Yesterday we spend in prototyping mode. While a super interesting project, we have been working on for some time was starting to take shape for the first early user testing, I put some of the final touches on a pilot for another upcoming project, we’re testing out.
This is always when things start to become tricky. You can have what you believe to be the best idea ever in your head, but it is only when you show it to others – and particularly those who are going to (hopefully) become your customers that you will really know, whether you’re on to something or not. It can be really frightening.
But this is where you need to remember that the only thing that matters is customer feedback. And you can’t get any, if you don’t get it out there and start to get some reactions. And you can’t change things – pivot even – unless you get brutally honest feedback. Which, in turn, you need to be able to succeed. So. Just. Get. It. Out. There.
If you are trying to solve a problem that your customers emphatize with but are NOT actively looking to solve right now, does that indicate that maybe the problem is not that big after all?
Conventional wisdom will say that it is definitaly a possibility. But take a step back and consider another thing:
When a user is not actively looking for a solution to a big problem, it is not that the problem isn’t real. It could instead be that the user, in the absence of obvious solutions, have plain and simple given up for now. And that they are just waiting to discover your solution.
Problems tend to persist. Even if we have (momentarily) given up on solving them.
The other day I read an interesting article on Noteworthy – The Journal Blog about some of the traits that characterizes a great founder. The article was written by Jess Li and based on her talking to more than 100 founders in her role as a VC.
I have been fascinated by some time by the idea of being able to somehow predict who will stand out from the crowd in a couple of years time as founders of a great startup, and I want to pursue the idea further.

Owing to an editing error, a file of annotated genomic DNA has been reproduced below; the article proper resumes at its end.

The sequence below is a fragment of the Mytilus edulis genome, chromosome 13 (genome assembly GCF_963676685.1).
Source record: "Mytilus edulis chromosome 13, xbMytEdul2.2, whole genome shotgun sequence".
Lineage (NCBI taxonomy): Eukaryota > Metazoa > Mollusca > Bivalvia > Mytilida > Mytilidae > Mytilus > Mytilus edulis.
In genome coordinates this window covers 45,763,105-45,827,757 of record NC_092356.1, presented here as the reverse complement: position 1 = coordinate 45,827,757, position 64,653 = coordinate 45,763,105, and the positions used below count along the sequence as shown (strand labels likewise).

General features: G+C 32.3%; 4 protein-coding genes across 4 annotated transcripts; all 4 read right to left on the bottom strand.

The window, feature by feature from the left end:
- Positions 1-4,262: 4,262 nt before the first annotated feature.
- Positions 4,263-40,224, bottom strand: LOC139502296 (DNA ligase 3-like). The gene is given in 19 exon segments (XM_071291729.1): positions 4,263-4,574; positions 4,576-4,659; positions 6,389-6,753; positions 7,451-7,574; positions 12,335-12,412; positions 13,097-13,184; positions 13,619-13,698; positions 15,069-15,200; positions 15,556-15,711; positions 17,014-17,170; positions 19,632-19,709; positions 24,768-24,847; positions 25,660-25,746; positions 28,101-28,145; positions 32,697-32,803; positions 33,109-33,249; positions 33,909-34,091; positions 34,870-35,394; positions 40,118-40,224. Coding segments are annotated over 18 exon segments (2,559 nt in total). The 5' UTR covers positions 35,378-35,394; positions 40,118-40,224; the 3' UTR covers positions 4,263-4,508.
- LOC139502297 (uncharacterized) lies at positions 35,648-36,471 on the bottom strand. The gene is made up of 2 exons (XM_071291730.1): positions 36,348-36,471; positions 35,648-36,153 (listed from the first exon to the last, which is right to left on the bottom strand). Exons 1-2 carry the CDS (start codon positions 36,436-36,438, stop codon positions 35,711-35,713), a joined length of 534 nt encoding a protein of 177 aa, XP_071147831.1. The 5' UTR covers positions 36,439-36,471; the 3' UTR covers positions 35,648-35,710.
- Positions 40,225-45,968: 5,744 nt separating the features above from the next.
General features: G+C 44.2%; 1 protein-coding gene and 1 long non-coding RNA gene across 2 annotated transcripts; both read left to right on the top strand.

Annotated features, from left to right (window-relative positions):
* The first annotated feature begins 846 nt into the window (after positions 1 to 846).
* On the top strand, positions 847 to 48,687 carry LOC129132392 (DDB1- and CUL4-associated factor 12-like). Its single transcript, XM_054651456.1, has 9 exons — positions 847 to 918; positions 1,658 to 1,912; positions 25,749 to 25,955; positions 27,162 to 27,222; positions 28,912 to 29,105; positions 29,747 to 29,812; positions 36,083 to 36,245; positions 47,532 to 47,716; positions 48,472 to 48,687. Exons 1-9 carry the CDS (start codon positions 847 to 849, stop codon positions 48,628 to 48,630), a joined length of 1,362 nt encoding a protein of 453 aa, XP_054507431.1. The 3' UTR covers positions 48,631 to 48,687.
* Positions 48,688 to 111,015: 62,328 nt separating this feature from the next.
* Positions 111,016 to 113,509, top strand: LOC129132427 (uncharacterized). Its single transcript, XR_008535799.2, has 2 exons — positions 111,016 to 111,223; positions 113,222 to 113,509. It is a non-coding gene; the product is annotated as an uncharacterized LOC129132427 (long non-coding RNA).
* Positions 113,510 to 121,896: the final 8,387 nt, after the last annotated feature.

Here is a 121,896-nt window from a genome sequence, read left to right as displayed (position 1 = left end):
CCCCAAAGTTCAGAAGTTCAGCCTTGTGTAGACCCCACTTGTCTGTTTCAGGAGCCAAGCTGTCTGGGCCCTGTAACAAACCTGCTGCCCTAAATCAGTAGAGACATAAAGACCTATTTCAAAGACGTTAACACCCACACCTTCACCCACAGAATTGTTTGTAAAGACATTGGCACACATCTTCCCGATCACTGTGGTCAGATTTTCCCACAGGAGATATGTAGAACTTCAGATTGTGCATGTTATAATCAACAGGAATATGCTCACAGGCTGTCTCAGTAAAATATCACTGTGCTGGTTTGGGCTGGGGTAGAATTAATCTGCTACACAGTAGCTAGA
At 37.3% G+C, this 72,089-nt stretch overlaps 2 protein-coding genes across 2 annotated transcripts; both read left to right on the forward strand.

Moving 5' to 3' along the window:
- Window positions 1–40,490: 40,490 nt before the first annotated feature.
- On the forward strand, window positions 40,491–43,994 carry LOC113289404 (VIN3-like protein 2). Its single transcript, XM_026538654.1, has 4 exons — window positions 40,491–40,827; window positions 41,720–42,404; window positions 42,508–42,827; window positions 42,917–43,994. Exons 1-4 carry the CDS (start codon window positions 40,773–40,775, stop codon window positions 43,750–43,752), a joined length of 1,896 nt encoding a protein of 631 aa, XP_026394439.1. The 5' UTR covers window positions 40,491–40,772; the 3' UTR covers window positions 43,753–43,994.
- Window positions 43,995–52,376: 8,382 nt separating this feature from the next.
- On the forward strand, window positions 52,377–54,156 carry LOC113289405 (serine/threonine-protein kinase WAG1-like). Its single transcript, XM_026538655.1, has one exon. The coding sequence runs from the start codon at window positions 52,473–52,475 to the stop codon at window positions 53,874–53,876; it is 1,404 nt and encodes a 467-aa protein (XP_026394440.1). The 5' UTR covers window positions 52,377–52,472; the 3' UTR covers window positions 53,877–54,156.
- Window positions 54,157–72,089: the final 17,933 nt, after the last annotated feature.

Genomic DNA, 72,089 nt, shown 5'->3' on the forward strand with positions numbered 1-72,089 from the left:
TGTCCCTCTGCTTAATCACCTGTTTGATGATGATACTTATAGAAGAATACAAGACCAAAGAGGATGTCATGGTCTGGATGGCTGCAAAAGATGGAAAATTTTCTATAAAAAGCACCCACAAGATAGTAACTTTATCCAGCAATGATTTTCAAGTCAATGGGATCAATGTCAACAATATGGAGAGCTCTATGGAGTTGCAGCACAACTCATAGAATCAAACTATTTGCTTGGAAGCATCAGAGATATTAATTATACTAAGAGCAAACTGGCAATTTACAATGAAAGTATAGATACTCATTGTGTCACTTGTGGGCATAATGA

So, if you could spare a few minutes of your time, I would love for you to help me answer a few questions in this survey. The tradeoff is simple: You help me get better insights and move forward on the work, and I give you a final short report about how things look from the survey, which you can use to benchmark yourself against.
Sounds interesting? Then please help me out. And many thanks in advance for doing so.
I often talk about the need to meet with customers and understand what their needs are. But I also often struggle in getting through with the message of what the real potential of doing so is. So let me try it a slightly different way.
When we sit down with potential customers, or we visit them in their natural environment, we get a chance to ask questions and – most importantly – listen. And when we listen, we get an opportunity to uncover the dreams of our customers.
Dreams are funny. They are for many people characterized by three things: First of all it is something we would really like (to happen), second the acknowledgement that I am not there yet and it is out of reach and third a lingering idea that maybe it will stay a dream forever.
Tuning into the dream will give you the same three things to innovation on: A clear desire, an opportunity to be relevant and – following from that – a chance of creating an epiphany moment for them that they will reward by not only buying, what you have created, but also staying loyal to it. What’s not to like?